Last edited on 12/Dec/2020
The Bible’s Answer
Humans Are Both a Body and a Soul
The Bible’s answer to this question is no, the body is not the soul (i.e. spirit). There are some groups, such as the Jehovah’s Witnesses cult ¹ (the Watch Tower Society) and the Christadelphian cult, which falsely teach that humans are nothing more than a body, and that the “soul” is simply another word for the “body”. Furthermore, because of this false belief, they also teach that once people die, they cease to exist rather than go straight to Heaven or Hell, and that they will only “wake up” at Christ’s second coming, when he will resurrect all people’s bodies. (A heresy which is called “Soul Sleep”.)
The Bible, on the other hand, teaches that human beings have both a body and a soul, or to put it another way, that we are both a body and a soul:
Do not fear those who kill the body but cannot kill the soul; rather fear him who can destroy both soul and body in hell. (Matthew 10:28, NRSV)
What Is the Soul?
The soul, also known as the spirit, is the immaterial part of every human being—our spiritual or rational nature—which is temporarily separated from our bodies after we die.² The Bible confirms this in the following passage:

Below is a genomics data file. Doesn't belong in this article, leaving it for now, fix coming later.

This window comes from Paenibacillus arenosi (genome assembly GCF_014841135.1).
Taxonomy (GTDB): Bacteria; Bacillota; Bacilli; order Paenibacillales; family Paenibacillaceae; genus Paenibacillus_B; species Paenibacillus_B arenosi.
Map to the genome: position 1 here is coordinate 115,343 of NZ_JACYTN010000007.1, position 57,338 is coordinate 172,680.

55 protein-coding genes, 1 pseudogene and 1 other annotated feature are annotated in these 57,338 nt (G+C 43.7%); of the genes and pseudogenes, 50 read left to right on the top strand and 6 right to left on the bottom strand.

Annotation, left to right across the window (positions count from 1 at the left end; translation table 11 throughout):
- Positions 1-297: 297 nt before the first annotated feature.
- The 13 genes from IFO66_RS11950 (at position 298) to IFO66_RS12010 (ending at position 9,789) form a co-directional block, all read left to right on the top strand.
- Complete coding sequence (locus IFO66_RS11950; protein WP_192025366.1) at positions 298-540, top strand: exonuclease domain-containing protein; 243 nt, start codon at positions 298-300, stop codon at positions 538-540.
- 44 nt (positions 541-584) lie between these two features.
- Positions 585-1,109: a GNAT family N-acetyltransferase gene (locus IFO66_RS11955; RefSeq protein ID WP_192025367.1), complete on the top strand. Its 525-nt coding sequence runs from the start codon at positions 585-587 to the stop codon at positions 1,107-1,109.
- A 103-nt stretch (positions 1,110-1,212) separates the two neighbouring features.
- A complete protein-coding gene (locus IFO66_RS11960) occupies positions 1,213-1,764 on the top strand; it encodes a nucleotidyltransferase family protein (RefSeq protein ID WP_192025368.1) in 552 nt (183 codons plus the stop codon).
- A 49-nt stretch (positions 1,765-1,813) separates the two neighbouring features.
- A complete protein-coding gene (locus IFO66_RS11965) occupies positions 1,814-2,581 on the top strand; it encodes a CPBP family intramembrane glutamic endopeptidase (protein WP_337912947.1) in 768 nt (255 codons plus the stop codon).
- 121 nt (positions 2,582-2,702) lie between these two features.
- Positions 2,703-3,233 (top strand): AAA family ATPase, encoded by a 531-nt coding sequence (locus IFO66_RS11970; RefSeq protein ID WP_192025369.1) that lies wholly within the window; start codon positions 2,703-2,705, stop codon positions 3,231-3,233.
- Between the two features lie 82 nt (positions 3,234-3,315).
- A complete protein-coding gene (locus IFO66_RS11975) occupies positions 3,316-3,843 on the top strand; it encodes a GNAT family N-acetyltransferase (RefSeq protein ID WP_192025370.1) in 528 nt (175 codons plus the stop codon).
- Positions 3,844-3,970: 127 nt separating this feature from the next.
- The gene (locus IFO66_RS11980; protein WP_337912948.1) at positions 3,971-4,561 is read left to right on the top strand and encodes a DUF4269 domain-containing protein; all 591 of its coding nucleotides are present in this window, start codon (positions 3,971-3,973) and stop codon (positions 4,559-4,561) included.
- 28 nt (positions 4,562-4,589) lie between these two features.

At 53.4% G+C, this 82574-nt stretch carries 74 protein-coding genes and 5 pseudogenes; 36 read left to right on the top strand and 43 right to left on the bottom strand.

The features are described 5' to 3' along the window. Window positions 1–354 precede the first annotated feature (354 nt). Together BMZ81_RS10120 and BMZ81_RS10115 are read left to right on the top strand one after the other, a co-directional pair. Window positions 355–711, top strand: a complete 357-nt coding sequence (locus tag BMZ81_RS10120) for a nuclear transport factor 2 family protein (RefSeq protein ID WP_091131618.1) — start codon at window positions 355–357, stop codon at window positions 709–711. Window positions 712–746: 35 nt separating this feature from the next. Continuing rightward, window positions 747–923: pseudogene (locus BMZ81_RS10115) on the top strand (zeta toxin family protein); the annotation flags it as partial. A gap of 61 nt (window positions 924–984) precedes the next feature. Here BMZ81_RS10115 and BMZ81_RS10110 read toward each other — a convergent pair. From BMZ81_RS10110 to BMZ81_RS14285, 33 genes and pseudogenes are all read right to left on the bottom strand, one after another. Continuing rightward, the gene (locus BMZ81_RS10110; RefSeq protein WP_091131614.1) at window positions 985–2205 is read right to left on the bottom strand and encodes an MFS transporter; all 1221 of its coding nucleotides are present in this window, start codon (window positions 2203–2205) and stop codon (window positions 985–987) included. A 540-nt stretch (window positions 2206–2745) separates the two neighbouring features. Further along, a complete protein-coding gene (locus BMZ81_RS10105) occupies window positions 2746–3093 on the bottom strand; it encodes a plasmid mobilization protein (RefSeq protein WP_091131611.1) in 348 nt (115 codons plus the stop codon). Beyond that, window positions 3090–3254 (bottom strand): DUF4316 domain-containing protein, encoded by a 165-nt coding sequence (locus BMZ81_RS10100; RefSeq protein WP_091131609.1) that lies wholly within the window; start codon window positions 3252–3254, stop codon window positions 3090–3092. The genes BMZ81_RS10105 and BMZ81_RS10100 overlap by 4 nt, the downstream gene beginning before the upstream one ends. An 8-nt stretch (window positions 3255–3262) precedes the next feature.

And all were weeping and mourning for her, but he said, “Do not weep, for she is not dead but sleeping.” 53 And they laughed at him, knowing that she was dead. 54 But taking her by the hand he called, saying, “Child, arise.” 55 And her spirit returned, and she got up at once. And he directed that something should be given to her to eat. (Luke 8:52–55, ESVUK)
Here, we see that Jairus’ daughter’s “spirit” (soul), which had left her body after she had died, “returned” to it after Jesus had resurrected her. In her resurrection, Jesus united her soul and body once again. Likewise, the apostle James said:
For as the body apart from the spirit is dead, so also faith apart from works is dead. (James 2:26)
This is further proof that a resurrection is simply a matter of the soul or spirit returning to the body, which gives the body life. The soul is clearly not the body.
We Do Not Cease to Exist Temporarily When We Die
In addition, the Bible rejects the notion that once people die, they cease to exist until Christ’s second coming, in the following passage:
Thus we are full of courage and would prefer to be away from the body and at home with the Lord. 9 So then whether we are alive or away, we make it our ambition to please him. (2 Corinthians 5:8–9, NET)